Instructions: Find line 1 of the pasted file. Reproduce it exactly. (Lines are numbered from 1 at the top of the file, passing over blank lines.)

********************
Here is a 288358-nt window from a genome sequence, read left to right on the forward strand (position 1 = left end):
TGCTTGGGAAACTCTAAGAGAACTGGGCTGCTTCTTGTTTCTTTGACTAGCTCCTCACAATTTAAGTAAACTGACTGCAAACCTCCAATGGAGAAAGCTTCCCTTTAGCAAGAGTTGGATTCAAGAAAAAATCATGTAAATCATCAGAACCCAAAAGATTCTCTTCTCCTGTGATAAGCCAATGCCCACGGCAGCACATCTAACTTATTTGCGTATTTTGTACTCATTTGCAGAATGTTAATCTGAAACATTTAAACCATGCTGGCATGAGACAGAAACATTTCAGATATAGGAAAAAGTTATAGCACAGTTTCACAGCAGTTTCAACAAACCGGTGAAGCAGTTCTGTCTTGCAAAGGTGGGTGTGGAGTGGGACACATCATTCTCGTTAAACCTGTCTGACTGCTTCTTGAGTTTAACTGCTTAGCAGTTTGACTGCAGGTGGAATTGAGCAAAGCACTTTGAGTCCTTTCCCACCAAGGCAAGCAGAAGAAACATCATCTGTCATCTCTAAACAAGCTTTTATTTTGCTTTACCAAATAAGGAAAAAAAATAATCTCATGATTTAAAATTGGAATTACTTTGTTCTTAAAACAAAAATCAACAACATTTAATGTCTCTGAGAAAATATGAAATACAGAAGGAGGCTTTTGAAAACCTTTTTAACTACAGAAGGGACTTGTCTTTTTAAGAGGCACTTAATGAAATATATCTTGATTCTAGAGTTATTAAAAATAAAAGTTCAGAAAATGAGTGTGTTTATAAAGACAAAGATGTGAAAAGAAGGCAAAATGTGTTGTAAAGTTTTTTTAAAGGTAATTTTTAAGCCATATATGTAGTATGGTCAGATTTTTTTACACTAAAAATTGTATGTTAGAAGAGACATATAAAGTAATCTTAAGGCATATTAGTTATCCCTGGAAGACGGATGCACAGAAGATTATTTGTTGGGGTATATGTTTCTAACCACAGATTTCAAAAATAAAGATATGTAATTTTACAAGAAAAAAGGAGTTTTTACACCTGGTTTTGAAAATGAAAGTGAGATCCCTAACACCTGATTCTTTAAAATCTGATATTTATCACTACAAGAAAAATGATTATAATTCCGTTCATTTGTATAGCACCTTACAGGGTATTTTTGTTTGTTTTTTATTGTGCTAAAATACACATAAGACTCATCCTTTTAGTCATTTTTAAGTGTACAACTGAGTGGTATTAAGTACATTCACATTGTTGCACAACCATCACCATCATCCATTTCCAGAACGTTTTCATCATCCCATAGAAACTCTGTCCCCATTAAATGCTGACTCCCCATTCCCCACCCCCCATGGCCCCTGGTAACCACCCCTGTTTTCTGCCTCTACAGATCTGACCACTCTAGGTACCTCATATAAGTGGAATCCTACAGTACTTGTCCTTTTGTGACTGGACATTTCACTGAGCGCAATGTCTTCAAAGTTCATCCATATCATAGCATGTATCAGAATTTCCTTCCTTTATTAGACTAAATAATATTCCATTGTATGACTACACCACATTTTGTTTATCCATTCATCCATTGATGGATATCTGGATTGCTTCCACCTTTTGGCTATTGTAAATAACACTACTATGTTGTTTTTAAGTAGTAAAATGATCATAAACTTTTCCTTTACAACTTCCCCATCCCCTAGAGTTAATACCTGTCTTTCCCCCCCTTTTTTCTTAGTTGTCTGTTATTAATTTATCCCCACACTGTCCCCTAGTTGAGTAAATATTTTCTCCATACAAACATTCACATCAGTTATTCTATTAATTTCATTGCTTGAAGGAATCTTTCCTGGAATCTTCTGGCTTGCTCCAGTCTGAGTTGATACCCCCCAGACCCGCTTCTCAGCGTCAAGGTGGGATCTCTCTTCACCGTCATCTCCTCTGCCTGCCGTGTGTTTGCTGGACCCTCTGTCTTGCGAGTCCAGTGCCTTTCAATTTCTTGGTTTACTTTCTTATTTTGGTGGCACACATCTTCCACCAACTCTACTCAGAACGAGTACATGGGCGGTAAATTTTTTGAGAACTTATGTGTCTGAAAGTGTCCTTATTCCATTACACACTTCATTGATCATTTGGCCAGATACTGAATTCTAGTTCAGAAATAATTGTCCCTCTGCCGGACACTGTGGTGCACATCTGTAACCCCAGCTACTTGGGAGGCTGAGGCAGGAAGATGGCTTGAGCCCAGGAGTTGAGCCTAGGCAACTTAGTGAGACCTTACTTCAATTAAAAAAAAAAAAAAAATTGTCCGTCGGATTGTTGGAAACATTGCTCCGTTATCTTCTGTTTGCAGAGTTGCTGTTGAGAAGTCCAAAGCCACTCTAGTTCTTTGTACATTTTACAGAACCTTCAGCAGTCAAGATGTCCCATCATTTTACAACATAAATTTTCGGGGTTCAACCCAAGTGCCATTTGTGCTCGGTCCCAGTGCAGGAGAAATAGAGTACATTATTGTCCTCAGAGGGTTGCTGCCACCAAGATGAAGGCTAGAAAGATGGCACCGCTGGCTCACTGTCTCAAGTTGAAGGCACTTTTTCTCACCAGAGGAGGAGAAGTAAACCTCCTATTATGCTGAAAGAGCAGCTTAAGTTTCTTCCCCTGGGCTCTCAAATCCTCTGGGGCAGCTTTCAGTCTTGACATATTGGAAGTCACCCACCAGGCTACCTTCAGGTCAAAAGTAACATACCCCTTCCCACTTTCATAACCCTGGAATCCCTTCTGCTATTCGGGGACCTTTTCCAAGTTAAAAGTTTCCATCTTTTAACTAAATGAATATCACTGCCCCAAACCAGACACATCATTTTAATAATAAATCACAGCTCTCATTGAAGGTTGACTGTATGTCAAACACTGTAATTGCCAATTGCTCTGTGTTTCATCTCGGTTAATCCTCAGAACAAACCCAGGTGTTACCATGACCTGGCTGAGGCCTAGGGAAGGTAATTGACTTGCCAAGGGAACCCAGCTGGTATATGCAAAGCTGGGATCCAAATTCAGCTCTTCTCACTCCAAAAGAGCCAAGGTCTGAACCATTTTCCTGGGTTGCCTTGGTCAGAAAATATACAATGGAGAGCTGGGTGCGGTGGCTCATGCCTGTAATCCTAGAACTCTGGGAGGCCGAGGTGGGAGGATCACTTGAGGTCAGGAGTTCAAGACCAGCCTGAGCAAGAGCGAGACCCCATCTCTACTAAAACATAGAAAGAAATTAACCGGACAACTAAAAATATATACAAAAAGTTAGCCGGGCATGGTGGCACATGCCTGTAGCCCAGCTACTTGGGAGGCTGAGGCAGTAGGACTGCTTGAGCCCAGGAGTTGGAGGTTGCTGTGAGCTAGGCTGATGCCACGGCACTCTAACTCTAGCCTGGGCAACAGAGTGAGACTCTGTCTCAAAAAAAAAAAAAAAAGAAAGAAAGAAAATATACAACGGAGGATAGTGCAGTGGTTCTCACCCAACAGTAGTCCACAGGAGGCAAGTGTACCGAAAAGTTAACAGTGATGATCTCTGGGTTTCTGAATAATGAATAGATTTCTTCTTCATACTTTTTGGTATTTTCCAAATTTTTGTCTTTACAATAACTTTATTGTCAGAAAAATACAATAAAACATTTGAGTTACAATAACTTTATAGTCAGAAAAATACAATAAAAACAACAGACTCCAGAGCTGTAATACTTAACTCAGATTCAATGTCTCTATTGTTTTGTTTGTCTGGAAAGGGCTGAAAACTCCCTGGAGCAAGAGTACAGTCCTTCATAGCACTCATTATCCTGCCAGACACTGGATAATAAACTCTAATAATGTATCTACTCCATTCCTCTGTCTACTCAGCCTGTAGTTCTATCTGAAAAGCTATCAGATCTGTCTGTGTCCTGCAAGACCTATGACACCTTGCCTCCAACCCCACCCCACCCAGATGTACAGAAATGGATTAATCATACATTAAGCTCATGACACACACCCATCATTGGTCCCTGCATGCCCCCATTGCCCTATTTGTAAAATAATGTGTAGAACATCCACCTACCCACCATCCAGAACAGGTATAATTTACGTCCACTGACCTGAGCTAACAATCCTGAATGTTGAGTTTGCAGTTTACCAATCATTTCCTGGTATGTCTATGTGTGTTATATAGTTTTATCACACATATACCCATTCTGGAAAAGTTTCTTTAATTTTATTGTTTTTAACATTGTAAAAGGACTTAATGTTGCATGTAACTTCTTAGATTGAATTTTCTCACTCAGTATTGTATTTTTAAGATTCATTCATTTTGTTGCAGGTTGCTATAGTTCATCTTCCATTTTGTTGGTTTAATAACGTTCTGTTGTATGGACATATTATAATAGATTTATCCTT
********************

Here is a 288358-nt window from a genome sequence, read left to right on the forward strand (position 1 = left end):